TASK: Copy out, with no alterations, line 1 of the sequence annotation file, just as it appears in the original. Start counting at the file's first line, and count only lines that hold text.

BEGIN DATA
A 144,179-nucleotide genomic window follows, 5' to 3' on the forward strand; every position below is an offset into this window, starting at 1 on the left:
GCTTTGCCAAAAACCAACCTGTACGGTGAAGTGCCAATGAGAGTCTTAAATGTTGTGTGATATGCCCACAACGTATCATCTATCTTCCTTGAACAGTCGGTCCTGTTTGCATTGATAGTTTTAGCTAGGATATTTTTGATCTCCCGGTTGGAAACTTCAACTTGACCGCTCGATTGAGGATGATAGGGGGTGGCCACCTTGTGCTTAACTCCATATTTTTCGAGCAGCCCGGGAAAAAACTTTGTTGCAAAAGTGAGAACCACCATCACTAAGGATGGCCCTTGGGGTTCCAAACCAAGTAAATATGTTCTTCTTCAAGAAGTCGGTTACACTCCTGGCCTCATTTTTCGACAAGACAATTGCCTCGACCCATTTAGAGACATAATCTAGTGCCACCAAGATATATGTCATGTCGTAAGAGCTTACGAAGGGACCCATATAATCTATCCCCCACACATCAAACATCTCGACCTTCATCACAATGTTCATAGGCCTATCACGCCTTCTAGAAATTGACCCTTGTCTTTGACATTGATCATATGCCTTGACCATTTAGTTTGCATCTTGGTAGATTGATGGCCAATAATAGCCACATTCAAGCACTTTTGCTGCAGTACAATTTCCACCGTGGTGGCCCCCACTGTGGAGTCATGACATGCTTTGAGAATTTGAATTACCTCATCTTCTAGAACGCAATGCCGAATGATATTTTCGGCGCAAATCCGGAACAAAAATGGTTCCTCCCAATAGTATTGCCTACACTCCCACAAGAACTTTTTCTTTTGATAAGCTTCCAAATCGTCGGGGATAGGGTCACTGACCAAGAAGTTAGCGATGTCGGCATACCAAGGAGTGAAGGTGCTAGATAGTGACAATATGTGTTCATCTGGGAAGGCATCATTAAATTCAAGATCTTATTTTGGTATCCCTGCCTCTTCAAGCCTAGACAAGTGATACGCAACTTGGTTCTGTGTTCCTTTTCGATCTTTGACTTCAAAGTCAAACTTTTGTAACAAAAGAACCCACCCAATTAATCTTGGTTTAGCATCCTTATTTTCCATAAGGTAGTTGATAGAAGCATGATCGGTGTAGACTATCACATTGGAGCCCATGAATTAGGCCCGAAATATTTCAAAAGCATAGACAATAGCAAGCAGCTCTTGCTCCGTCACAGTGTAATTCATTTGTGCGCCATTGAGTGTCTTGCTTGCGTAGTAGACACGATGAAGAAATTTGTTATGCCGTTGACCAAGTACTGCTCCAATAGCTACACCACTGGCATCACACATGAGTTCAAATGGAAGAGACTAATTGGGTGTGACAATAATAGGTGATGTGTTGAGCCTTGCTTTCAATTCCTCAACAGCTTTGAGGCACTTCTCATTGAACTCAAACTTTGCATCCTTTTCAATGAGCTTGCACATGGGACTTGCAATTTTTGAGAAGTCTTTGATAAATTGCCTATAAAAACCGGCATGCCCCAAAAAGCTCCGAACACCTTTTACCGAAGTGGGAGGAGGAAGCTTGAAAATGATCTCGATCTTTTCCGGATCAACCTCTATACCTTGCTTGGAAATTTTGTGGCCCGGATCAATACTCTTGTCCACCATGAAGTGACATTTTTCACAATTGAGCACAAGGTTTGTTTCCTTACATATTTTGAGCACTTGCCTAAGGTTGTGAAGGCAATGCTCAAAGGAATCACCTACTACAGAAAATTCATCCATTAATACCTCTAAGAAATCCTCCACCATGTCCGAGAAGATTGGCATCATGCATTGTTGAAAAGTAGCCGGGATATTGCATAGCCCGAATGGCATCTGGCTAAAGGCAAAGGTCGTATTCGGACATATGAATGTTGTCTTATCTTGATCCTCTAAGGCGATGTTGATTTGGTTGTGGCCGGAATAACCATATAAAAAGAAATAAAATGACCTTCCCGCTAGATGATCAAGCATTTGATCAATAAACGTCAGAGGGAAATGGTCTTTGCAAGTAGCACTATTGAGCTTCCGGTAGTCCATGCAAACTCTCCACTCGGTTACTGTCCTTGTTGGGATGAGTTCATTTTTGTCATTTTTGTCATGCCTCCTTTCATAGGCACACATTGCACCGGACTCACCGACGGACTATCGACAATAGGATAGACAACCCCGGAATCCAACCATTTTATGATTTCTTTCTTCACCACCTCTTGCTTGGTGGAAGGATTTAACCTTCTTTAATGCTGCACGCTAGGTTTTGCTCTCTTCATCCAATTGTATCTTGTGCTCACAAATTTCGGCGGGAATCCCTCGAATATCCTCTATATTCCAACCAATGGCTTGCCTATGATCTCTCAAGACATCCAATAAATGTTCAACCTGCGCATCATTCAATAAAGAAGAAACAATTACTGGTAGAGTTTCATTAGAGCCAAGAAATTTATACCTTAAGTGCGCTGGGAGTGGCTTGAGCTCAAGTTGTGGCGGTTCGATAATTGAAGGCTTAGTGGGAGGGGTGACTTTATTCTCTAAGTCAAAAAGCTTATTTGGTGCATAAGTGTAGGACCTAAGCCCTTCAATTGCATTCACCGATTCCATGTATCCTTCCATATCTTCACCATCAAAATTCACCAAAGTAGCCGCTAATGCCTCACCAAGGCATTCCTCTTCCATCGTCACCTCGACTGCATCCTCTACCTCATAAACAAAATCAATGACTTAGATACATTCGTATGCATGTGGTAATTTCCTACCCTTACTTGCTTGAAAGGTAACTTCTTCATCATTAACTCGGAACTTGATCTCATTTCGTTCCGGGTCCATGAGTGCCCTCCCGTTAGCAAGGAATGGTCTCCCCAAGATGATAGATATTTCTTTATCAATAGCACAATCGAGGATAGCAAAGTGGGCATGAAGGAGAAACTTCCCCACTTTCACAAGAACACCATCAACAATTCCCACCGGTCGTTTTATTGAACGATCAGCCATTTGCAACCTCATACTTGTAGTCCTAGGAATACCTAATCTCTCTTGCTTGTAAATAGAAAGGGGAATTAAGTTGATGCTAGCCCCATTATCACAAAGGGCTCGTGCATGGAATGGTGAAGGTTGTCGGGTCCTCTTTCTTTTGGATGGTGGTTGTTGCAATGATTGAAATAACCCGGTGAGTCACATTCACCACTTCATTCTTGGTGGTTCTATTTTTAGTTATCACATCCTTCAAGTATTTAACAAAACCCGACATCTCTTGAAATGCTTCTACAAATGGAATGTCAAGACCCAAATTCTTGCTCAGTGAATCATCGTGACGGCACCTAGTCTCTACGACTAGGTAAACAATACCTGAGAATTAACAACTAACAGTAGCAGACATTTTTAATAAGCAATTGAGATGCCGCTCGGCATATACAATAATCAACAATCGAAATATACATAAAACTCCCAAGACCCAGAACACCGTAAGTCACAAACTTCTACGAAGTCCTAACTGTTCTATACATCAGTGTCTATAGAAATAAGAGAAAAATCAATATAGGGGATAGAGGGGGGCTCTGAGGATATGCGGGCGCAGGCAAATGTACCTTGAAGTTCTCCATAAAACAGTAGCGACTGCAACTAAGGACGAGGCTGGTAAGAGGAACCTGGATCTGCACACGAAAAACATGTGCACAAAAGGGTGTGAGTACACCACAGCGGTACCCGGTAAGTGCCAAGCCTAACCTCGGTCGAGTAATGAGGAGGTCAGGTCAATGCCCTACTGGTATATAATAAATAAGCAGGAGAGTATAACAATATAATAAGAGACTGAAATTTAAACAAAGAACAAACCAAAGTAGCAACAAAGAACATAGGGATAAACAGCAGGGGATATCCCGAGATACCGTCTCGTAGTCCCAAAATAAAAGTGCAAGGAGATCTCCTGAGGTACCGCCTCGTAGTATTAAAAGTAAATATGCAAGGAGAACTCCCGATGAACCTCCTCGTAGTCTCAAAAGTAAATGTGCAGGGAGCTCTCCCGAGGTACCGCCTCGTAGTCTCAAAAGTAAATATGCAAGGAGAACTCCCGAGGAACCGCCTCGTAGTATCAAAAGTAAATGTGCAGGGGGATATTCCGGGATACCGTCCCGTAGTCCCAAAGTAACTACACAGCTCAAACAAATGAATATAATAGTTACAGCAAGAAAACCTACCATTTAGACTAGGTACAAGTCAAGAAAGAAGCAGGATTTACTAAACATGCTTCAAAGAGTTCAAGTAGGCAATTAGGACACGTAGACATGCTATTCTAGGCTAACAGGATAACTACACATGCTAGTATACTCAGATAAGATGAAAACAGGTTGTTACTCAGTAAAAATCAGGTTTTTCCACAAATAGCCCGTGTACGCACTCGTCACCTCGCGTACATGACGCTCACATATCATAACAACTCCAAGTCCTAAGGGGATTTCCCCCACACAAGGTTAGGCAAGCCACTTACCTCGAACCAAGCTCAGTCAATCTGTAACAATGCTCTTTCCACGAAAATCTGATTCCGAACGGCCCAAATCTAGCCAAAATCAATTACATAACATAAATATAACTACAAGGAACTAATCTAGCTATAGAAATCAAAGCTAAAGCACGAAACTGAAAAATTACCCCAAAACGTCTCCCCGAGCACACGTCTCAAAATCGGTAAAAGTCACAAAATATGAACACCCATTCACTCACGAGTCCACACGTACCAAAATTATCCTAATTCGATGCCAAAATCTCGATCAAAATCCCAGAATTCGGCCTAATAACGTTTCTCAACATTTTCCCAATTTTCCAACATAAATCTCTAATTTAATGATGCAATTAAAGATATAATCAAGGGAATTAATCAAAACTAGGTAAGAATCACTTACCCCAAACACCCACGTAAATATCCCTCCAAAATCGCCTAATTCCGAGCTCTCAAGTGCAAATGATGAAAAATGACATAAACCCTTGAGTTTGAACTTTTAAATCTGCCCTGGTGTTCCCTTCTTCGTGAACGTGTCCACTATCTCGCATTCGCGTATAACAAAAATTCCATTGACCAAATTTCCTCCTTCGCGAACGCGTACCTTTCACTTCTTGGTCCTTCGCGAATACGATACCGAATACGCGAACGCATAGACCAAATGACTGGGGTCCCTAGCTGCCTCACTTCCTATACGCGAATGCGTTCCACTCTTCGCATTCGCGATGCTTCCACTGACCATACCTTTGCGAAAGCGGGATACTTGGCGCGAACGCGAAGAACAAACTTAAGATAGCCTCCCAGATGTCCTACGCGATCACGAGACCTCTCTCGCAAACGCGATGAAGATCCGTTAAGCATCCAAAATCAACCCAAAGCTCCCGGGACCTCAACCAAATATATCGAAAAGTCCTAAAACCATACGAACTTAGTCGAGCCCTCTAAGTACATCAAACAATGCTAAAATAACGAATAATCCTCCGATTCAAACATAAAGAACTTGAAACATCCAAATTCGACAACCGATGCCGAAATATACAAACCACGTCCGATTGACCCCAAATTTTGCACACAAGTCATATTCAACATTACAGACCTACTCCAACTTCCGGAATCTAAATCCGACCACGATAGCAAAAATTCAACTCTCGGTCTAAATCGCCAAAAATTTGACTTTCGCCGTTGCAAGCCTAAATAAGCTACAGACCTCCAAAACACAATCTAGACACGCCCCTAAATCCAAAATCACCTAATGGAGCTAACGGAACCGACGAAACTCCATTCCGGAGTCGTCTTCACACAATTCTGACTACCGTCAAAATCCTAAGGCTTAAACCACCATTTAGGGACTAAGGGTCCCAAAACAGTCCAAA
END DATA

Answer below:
A 144,179-nucleotide genomic window follows, 5' to 3' on the forward strand; every position below is an offset into this window, starting at 1 on the left: